Mental health – Thoughts on “laziness” and anxiety

I was only going to share this link on my facebook page because it struck so many cords and it is so important from so many perspectives, but as I kept reading it and I started sobbing uncontrollably, I thought this article deserved more than just a share. Why are coping mechanisms for mental health and anxiety seen as so negative, it baffles me.

I grew up with a very unstable mental health. I started having eating disorders when I was very young, panic attacks, very morbid thoughts, and an all around constant anxiety. Paired with a very low self-esteem and absolutely no confidence, I struggled daily. And yet I did everything I could to hide it – my big brother is dyspraxic (a diagnosis he only got when he was older), and my little brother suffered from severe social phobia. My mum was fighting their battles as well as her own and I felt like I couldn’t be this other burden when all I wanted was to make her happy.

Obviously, as much as I wanted to pretend like everything was okay, sometimes it didn’t work. I missed class quite a lot – I wrote down the dates in a notebook so they wouldn’t be too close because I didn’t want people to be suspicious, but once every two weeks I told my mum I was feeling unwell and stayed home with her, alone. I looked forward to these moments – as much as I loved growing up with a lot of siblings and my mum was absolutely dedicated to us, time alone with her was very precious. And the anxiety of having to go to class, potentially fail, be mocked and bullied, quieted down a little bit.

I thought I was getting away with it until two of my high school teachers discussed my absences and one of them fell down on me one day. He told me, “We’ve figured out your little game”, and I will never forget the massive panic that rose in me like a balloon, taking all the space in my stomach and lungs and preventing me from breathing.

And today I am very angry.

He made me feel guilty and he made me feel like a failure, when I was struggling daily and still doing everything I could to cope with it alone. I was terrified of telling my mum I wasn’t well. I was terrified of seeing a therapist, as the one I saw at some point when I must have been around 9 told me something I probably misunderstood, and traumatised me.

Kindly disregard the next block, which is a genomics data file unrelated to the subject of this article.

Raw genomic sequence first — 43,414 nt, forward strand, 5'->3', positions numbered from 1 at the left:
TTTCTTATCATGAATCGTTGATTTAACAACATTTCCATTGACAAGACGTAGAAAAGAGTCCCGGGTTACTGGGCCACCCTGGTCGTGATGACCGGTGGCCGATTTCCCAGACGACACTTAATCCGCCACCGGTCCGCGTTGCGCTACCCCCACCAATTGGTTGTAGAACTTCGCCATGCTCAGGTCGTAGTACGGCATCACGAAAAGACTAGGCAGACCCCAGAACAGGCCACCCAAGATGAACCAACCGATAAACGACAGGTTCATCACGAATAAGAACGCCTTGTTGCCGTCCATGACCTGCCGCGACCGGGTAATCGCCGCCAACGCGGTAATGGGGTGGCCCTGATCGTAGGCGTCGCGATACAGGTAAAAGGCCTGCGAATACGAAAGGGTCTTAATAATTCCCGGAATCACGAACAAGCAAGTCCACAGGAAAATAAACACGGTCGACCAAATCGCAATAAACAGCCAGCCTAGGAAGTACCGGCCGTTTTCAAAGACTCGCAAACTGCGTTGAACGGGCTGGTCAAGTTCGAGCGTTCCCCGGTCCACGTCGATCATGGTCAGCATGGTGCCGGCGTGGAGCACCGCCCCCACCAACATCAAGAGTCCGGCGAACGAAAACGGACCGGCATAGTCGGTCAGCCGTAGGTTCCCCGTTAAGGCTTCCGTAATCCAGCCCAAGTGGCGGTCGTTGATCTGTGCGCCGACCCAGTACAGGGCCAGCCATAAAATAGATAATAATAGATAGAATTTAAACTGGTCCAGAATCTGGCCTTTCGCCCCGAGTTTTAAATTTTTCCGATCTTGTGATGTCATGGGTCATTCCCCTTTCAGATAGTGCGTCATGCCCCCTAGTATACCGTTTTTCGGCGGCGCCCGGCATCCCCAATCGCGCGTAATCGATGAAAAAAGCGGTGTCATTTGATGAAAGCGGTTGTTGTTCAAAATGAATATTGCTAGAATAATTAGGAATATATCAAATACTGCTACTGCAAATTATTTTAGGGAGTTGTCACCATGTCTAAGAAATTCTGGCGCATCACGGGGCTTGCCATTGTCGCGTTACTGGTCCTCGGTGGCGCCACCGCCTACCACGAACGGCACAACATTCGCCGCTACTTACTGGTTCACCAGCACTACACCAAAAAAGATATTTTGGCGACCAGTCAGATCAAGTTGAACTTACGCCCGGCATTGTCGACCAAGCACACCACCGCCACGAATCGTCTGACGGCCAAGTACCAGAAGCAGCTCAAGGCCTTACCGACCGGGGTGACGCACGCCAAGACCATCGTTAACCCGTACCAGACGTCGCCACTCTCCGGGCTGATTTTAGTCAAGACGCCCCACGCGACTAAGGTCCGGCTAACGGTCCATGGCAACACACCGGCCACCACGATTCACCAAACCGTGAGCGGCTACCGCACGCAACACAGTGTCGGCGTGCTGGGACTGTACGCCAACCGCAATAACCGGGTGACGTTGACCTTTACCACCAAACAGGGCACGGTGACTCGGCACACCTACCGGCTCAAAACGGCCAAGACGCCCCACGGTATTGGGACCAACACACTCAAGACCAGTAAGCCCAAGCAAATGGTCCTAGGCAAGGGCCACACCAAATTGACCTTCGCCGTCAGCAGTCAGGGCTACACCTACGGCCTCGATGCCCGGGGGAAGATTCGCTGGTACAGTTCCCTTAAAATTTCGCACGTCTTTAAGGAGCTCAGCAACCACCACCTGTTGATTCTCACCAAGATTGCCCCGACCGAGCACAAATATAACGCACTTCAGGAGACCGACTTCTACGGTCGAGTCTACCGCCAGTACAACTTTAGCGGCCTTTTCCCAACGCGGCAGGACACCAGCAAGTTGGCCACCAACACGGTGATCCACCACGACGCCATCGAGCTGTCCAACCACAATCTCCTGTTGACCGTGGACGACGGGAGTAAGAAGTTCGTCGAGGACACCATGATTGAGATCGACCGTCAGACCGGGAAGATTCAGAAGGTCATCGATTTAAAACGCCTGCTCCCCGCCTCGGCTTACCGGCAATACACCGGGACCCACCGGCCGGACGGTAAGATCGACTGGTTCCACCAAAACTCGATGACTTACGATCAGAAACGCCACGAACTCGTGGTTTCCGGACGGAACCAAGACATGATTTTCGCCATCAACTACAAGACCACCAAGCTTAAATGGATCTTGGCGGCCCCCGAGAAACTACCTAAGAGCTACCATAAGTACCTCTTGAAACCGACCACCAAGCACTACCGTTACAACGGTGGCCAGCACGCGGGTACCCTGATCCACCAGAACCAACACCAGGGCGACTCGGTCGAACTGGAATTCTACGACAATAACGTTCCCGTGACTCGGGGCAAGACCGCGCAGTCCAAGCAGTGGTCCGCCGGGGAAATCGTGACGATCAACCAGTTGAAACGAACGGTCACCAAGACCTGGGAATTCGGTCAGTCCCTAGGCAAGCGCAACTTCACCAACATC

All my drawings and paintings in arts class were women dying in different ways. One day in creative writing, when I was 14, we had to write about a character having to take a decision and weighing the pros and cons – my character was a woman wanting to kill herself and did it in the end.

And yet NO ONE EVER WARNED ANYONE. No one called my mum in. No one told the school nurse or doctor to see me. Very literally, in the academic world, NO ONE CARED.

On the contrary, I got told off because of the days I couldn’t cope with that anxiety anymore. Never mind that I was always in the top 3 of my class.

All these things I’ve taken with me today, and that’s why it’s so hard for me to work. This article is why I’m hoping that with accommodations, I’ll be able to be successful the way success is to me.

Obviously there are other factors to my communicating issues – but the fact that whenever I tried to talk about my problems at school or with fellow comrades, with whichever tool I could use at the time, it was completely dismissed or ignored, has made me into someone who thinks that my problems aren’t legitimate, worth listening to, and worse, that I’m not worth it.

I hope this article goes far and wide and that the world becomes a place where people and students aren’t seen as numbers anymore – “90% success in this degree”, yay – but as people with their own struggles, legitimate and valid, and that everyone makes the effort to try and make life easier for others.


Distorted woman in black and white
André Kertesz – Distortion 34